She adds: “When their actions are not representative of the wider organisational strategy and they fail to achieve outcomes that benefit the common goal - whether that be in business, for a sports team, when leading the government, it’s time to resign. Perhaps they have brought into question the credibility of the organisation, or their ethical decision-making has been questionable.”
“When their actions are not representative of the wider organisational strategy and they fail to achieve outcomes that benefit the common goal...it’s time to resign."
It may well be our notions around success and failure which need readdressing rather than our expectations of what a good leader is supposed to look like. Yet there’s a huge difference between leaders who make a mistake and the continual toxicity of some bosses causing huge retention and recruitment issues.
In fact, more than 40% of employees were thinking about leaving their jobs at the beginning of 2021, and as the year went on, workers quit in unprecedented numbers, according to Microsoft data. As the UK continues to wade through the Great Resignation, having a workplace where the leader is trusted and reliable works as a huge positive when attracting and retaining good talent.
Analysis of more than 1.4 million Glassdoor reviews for companies found that company culture is 12.4 times more likely than pay in predicting whether an employee leaves. Its definition of a toxic workplace begins with ‘abusive leadership’, representing the potential for bad leadership to poison the rest of an organisation.
The question for HR then is whether it can work with failed or faulty leadership or if it’s always best to start a clean slate. Leadership mentor Sally Henderson says the decision of sticking with a leader following some form of failure comes down to trust.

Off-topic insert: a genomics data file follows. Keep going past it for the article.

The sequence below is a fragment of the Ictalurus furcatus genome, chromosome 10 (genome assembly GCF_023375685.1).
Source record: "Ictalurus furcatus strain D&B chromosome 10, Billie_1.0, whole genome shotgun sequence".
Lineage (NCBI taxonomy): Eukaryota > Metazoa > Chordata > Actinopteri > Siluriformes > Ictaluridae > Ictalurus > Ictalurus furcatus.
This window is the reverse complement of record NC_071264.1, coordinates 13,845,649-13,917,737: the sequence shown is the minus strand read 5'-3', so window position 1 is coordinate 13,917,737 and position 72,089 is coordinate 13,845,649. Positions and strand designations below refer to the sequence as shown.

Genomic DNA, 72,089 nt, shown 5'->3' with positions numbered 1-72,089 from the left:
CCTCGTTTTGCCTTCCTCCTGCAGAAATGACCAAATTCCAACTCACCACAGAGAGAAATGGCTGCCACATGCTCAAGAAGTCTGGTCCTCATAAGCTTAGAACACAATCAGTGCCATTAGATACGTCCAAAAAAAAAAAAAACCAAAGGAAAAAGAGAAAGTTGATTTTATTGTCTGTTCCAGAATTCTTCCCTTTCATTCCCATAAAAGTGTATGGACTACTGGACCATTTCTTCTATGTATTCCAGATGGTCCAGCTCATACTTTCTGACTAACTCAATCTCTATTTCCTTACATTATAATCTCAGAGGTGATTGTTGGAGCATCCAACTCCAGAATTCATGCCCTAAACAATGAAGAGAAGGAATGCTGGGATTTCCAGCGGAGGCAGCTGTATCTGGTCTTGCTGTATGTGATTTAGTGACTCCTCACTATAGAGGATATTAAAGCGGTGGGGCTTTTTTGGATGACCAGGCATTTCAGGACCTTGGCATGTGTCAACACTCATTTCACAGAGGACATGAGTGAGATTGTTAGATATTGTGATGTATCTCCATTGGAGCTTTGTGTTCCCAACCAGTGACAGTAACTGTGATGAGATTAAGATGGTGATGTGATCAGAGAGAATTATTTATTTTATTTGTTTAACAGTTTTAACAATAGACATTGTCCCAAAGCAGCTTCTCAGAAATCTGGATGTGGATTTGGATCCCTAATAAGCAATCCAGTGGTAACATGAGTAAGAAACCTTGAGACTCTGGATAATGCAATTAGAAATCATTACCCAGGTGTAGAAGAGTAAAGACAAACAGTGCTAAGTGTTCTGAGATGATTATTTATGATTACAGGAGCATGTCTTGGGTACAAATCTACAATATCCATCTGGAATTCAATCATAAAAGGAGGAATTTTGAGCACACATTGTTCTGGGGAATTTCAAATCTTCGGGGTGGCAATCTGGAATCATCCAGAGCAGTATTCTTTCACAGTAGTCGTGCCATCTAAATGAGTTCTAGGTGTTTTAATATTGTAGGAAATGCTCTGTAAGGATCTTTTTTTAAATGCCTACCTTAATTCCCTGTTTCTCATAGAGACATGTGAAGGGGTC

She says: “Trust is something that once broken is incredibly hard to rebuild. Leaders are trusted with people’s money, career, family safety, so you never want to be in a position where they are following you out of fear or they’re terrified with the alternative.
“If leaders like Boris had been more honest and held their hands up, or just had enough integrity to own the mistake and share what they have learnt, people wouldn’t call for a resignation as quickly.”
Of course, it depends on the type of mistake being made and the repercussions, argues Vlatka Hlupic, author and CEO of consultancy Management Shift Solutions.
“If it is a genuine mistake that may have costed the company some money but not people’s lives, then leaders need to take full responsibility for their mistakes and explain their thinking at the time, risk management strategies, reason for making certain decisions and learning taken on board from those mistakes.
“If they can plan on how to avoid similar failure in the future, and genuinely apologise from the heart, then the leader could be given another chance and start building up trust again.”
Henderson also warns HR not to be swayed by mob rule if a leader is found to have made a potentially damaging mistake. She says: “It’s now a lot easier and safer for people to call out change. Before the rise in social media and communications were so easy, you’d find fewer people would speak out as you could see who they were, so the threat to self was much greater.
“HR should be careful not to have mob rule when it comes to resignations – just because you can say it doesn’t mean you should, and a Twitter frenzy will not result in you getting the outcome you want. A corporate resignation should come from how a leader handles a crisis, not what people say online, because people do tend to be on the forgiving side if there is authentic leadership.”
Yet HR leaders are divided on how much responsibility the profession should take for diagnosing and dealing with poor leaders. Finding out who’s to blame for a failure in leadership may not necessarily be up to HR. Depending on the size of the organisation and power structures in place, HR is often there to manage challenging situations rather than diagnose and identify failure.
Tim Pointer, chief people officer at CAA Global Brand Management Group, says HR’s role instead is to manage challenging situations rather than label failure.
“The responsibility does not lie with HR to challenge a failure in leadership, instead this rests with the organisation’s leadership. If we sustain a strong system of accountability and the opportunity to make mistakes, learn and improve, then we are fostering a robust culture of openness and good governance.
“As one of my managers explained to me years ago, ‘If someone stuffs up, it is their mistake, but we must collectively deal with it. But if someone is repeatedly stuffing up then it’s our collective mistake because we’re not dealing with it.”
Read on to part two of this story here.
This piece first appeared in the January/February 2022 print issue. Subscribe today to have all our latest articles delivered right to your desk.